An extreme, but sometimes necessary, solution is to permanently block certain websites. For those who aren't too keen on extreme solutions like this, encourage employees to use apps, like the Chrome extension StayFocusd, designed to block familiar time-wasting websites when employees are hard at work.

Related: How to Prevent Office Gossip From Ruining Your Business

4. Social Sarah.

Social media is on the "most wanted" list of productivity killers (surprise, surprise). For a lot of industries, however, it is also a necessary part of business, so blocking it altogether is not really an option. That being the case, how can employers keep their employees from turning into Social Sarahs and wasting too much time on social sites?

For starters, keep employees busy. Boredom results in wasted time on social media. Employees who have a lot on their plate for the day will likely spend less time on Twitter and more time completing tasks.

Additionally, be more visible to employees. This doesn't necessarily mean hovering over employees' shoulders, but spending more time on the office floor can help deter time-wasting activities.

The list of productivity killers to be on the watch for is, quite frankly, endless. But taking care of the most common workplace time-wasters can greatly improve individual and overall productivity in the workplace.

Related: Why Banning Facebook In Your Workplace Is a Stupid Move

Matt Straz

Founder and CEO of Namely

Matt Straz is the founder and CEO of Namely, the HR and payroll platform for the world's most exciting companies.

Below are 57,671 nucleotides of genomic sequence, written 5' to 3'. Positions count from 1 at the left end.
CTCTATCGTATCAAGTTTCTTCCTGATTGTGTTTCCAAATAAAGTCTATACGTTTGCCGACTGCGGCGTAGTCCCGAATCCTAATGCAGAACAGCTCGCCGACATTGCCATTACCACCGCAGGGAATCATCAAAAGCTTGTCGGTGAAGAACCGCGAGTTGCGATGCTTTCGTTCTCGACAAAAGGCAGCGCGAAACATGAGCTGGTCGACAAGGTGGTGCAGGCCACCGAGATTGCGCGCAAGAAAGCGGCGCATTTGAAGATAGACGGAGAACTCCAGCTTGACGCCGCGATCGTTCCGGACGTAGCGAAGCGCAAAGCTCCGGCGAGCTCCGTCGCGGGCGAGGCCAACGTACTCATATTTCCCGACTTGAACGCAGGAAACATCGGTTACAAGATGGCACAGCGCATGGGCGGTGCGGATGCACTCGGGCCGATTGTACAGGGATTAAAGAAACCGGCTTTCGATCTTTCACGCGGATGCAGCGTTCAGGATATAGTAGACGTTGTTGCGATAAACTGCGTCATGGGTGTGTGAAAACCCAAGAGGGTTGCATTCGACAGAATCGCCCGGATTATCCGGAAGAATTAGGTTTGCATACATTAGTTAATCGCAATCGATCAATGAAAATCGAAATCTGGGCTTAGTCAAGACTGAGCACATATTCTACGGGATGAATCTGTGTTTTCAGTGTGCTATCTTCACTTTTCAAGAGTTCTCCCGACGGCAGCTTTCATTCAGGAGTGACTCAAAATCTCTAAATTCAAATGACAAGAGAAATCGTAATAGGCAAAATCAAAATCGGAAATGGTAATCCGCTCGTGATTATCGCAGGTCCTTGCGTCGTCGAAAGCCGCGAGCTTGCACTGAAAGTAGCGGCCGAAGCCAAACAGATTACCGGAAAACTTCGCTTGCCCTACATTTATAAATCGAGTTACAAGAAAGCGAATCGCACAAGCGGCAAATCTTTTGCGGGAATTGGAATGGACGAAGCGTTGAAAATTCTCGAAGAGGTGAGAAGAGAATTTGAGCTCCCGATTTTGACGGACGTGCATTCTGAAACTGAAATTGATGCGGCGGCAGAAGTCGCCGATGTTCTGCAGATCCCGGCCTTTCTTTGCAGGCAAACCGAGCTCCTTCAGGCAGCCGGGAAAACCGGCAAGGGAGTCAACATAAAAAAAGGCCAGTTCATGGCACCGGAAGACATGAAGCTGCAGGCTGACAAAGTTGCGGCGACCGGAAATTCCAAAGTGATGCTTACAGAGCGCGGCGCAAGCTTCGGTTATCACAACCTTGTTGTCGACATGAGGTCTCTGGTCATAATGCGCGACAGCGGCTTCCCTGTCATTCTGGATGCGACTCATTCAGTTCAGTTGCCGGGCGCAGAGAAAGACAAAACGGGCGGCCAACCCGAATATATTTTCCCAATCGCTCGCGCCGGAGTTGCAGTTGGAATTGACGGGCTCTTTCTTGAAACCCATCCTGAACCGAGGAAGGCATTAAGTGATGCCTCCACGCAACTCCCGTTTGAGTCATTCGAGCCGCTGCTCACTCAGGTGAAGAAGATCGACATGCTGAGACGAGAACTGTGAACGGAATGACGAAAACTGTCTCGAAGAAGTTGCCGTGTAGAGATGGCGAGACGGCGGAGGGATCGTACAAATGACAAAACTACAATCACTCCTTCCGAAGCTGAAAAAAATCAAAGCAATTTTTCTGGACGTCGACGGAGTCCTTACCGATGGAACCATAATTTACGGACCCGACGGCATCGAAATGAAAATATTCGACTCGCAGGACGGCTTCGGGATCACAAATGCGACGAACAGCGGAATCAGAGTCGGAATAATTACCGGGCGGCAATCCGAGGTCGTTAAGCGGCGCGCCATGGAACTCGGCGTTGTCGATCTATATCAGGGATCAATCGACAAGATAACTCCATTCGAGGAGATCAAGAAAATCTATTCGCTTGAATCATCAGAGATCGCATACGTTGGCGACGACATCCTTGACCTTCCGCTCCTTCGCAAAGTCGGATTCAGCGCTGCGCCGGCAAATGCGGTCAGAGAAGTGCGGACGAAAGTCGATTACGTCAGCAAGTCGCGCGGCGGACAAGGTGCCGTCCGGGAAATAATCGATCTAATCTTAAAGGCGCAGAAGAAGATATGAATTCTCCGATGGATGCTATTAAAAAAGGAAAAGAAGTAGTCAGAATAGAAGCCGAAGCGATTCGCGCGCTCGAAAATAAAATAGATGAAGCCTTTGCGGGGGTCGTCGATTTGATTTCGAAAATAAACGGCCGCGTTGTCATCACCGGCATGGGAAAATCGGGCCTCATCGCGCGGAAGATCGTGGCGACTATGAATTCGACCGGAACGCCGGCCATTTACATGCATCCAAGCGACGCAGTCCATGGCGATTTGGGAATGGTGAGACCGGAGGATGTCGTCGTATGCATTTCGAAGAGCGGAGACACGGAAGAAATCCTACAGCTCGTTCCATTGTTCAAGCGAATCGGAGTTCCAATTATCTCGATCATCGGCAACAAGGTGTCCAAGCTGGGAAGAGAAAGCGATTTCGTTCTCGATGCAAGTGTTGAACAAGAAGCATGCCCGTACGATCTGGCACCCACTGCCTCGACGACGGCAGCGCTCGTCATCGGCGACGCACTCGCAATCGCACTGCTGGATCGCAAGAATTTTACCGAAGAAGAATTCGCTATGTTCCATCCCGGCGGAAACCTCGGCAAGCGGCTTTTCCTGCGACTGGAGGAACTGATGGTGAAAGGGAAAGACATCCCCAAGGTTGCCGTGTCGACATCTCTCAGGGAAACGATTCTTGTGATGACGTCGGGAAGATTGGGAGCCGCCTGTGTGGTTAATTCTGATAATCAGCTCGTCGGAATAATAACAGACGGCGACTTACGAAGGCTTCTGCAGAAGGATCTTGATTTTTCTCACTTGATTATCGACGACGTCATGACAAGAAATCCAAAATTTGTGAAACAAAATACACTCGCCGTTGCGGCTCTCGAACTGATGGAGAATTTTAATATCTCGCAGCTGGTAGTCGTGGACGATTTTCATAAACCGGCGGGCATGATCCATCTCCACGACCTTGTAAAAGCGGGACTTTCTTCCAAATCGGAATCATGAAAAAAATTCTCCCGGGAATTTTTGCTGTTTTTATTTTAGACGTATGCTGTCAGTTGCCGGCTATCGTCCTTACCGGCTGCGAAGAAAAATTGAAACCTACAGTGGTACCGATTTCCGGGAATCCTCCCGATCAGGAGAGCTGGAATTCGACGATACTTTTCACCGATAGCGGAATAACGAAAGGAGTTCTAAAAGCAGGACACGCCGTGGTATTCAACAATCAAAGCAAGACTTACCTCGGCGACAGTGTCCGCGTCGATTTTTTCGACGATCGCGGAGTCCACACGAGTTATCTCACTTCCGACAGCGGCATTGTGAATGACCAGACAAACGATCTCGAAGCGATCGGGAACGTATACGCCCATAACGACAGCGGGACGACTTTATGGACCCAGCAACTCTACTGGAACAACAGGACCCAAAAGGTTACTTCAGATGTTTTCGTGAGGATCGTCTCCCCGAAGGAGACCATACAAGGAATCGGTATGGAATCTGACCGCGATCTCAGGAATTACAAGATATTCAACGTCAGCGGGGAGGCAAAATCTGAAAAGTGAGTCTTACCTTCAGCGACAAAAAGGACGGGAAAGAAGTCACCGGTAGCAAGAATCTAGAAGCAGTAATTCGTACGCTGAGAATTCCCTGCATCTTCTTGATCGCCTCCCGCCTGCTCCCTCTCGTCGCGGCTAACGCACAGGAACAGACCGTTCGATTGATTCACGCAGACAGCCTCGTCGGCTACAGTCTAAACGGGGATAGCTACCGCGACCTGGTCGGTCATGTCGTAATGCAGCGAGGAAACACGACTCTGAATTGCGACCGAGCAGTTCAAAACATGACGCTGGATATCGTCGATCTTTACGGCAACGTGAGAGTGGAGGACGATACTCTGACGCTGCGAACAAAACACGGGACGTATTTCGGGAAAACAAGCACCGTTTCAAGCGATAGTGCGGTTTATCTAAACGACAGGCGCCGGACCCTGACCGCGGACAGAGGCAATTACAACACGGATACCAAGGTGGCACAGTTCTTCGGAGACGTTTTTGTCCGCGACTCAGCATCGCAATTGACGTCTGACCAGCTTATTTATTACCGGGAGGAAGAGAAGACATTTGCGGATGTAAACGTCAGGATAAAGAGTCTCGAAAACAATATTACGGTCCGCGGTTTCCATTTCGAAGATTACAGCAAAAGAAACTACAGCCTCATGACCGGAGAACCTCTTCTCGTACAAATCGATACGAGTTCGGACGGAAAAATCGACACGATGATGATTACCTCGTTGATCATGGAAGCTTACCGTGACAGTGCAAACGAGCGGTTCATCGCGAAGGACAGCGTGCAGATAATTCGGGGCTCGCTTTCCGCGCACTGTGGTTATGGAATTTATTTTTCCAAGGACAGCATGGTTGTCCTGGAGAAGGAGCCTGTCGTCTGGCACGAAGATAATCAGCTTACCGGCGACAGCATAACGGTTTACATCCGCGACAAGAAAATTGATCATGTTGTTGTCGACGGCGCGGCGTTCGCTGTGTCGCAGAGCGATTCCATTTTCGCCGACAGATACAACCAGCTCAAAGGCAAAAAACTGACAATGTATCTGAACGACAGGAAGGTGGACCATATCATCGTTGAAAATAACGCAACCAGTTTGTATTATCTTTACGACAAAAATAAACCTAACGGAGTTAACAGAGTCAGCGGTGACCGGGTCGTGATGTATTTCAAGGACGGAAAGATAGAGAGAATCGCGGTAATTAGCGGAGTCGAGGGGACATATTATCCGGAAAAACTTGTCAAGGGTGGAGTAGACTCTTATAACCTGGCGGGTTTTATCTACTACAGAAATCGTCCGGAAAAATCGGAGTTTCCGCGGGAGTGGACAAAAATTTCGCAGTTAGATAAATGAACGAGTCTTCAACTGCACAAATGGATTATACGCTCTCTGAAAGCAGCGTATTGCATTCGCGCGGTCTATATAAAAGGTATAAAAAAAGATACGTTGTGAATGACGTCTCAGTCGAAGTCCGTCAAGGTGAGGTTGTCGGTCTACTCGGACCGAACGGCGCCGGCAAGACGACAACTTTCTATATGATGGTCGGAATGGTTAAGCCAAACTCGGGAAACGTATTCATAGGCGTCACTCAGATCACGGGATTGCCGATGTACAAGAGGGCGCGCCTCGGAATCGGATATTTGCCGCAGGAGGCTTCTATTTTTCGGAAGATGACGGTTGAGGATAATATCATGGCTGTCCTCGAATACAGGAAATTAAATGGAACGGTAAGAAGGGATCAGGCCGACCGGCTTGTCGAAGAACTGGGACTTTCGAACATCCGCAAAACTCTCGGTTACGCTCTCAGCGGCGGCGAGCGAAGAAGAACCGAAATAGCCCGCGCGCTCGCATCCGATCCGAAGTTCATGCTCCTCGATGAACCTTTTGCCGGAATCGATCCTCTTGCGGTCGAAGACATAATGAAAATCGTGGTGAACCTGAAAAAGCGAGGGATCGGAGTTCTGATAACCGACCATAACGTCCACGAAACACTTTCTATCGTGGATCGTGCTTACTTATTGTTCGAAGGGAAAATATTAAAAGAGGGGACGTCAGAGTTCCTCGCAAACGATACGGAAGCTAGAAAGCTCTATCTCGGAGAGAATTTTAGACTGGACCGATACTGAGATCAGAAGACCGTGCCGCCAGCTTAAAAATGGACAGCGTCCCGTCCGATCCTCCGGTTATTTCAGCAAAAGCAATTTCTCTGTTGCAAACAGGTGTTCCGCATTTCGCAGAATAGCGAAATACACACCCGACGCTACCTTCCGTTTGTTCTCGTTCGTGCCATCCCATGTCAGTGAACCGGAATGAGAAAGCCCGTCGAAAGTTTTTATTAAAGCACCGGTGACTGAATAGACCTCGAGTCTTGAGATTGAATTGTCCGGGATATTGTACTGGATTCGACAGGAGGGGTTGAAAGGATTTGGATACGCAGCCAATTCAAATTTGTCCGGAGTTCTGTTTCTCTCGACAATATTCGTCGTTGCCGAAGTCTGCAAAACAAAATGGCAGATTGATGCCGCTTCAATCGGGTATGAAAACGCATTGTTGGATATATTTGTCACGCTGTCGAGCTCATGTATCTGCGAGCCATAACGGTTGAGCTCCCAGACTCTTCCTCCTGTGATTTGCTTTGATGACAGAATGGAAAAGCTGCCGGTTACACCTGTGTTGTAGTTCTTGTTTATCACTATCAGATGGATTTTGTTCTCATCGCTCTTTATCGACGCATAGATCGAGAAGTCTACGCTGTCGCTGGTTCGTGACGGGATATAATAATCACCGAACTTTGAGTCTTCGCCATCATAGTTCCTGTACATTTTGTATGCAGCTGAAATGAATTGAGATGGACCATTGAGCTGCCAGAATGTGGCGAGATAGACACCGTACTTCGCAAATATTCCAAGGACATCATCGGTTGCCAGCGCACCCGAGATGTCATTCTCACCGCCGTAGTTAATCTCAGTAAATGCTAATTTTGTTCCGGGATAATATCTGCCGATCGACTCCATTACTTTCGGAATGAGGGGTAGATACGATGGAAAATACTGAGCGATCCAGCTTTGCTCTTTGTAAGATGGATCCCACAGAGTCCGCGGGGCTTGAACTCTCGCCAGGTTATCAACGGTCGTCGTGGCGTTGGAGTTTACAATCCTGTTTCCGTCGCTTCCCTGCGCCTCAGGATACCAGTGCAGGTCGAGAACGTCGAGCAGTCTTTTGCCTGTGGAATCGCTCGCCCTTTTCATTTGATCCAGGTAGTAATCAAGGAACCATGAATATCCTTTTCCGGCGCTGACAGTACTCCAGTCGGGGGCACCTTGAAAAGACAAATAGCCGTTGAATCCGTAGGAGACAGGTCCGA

Want to be an Entrepreneur Leadership Network contributor? Apply now to join.

Growing a Business

Want to Expand Your Market Overseas? Here's Everything You Need to Know About Global Logistics in 2024

With rising geopolitical tensions and changing market conditions it can be hard for businesses to navigate supply chain logistics even in a post-pandemic world. Here are three tips from the CEO of an international customs brokerage.

Business Ideas

63 Small Business Ideas to Start in 2024

We put together a list of the best, most profitable small business ideas for entrepreneurs to pursue in 2024.

Thought Leaders

How to Become a Successful Social Entrepreneur

It's not the same as being a great business person.

Business News

Kickstarter Is Opening Up Its Platform to Creators and Making Big Changes to Its Model — Here's What's New

The company noted it is moving beyond traditional crowdfunding and making it easier for businesses to raise more money.

Business News

Elvis Presley's Granddaughter Fights Graceland Foreclosure, Calls Paperwork 'Forgeries'

The 13.8-acre estate was scheduled to be sold in a public foreclosure auction on Thursday. Presley's granddaughter and heir, Riley Keough, is fighting to save Graceland in court.


What Franchising Can Teach The NFL About The Impact of Private Equity

The NFL is smart to take a thoughtful approach before approving institutional capital's investment in teams.